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Public Health Nutr. 2019 Mar 5:1-10. doi: 10.1017/S1368980019000211. [Epub ahead of print]

Association of eggs with dietary nutrient adequacy and cardiovascular risk factors in US adults.

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1Department of Nutritional Sciences,University of Connecticut,209 Roy E. Jones Building,3624 Horsebarn Hill Road,Storrs,CT 06269,USA.
2Department of Foods and Nutrition,Kookmin University,Seoul,Republic of Korea.



Whole eggs are rich sources of several micronutrients. However, it is not well known how egg consumption contributes to overall nutrient adequacy and how it may relate to CVD risk factors. Therefore, the present study aimed to determine how whole egg consumption contributes to nutrient intakes and to assess its association with CVD risk factors in US adults.


Cross-sectional study.


The study was conducted using data from the National Health and Nutrition Examination Survey (NHANES) 2003-2012, a nationally representative survey of the US civilian population.ParticipantsAdults who completed two dietary recalls and provided information on relevant sociodemographic factors were included in the study (n 21 845).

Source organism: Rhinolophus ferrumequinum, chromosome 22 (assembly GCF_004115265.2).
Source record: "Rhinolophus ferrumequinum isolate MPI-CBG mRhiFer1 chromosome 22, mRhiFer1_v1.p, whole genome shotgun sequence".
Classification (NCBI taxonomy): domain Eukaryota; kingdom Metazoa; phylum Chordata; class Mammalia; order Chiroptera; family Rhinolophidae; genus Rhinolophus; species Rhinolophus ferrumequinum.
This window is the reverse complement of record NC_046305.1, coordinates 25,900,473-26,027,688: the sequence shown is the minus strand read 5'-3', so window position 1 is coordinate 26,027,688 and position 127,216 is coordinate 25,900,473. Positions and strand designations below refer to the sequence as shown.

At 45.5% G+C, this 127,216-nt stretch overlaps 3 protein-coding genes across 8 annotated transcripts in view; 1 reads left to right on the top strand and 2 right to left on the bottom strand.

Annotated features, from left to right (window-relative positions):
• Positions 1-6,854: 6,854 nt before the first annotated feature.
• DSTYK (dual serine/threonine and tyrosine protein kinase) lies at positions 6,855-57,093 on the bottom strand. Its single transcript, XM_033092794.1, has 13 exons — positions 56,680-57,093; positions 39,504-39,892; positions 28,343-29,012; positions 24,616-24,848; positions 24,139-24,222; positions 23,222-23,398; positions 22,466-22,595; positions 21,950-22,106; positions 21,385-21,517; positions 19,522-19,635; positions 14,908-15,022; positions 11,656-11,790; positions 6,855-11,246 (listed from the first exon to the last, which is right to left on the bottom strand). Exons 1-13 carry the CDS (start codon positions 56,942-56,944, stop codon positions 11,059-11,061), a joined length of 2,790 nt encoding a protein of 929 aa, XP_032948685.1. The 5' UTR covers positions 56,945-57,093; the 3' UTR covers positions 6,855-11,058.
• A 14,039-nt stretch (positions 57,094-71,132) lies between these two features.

Approximately 73 % of adults were classified as whole egg consumers. Egg consumption was associated with greater intakes of protein, saturated fat, mono- and polyunsaturated fats, Fe, Zn, Ca, Se, choline, and several other vitamins and minerals. Egg consumption was associated with a higher likelihood of meeting or exceeding recommendations for several micronutrients. Egg intake was positively associated with dietary cholesterol consumption, but not with serum total cholesterol (TC) when adjusted for multiple potential confounders. In multiple linear regression analyses, TAG, TAG:HDL-cholesterol and TC:HDL-cholesterol were significantly lower with greater egg consumption. Egg consumption had no significant relationship with LDL-cholesterol or C-reactive protein, but was associated with higher BMI and waist circumference.


Whole eggs are important dietary contributors of many nutrients and had either beneficial or non-significant associations with most CVD risk biomarkers examined.


CVD; Cholesterol; Eggs; National Health and Nutrition Examination Survey; Nutrient adequacy; US adults


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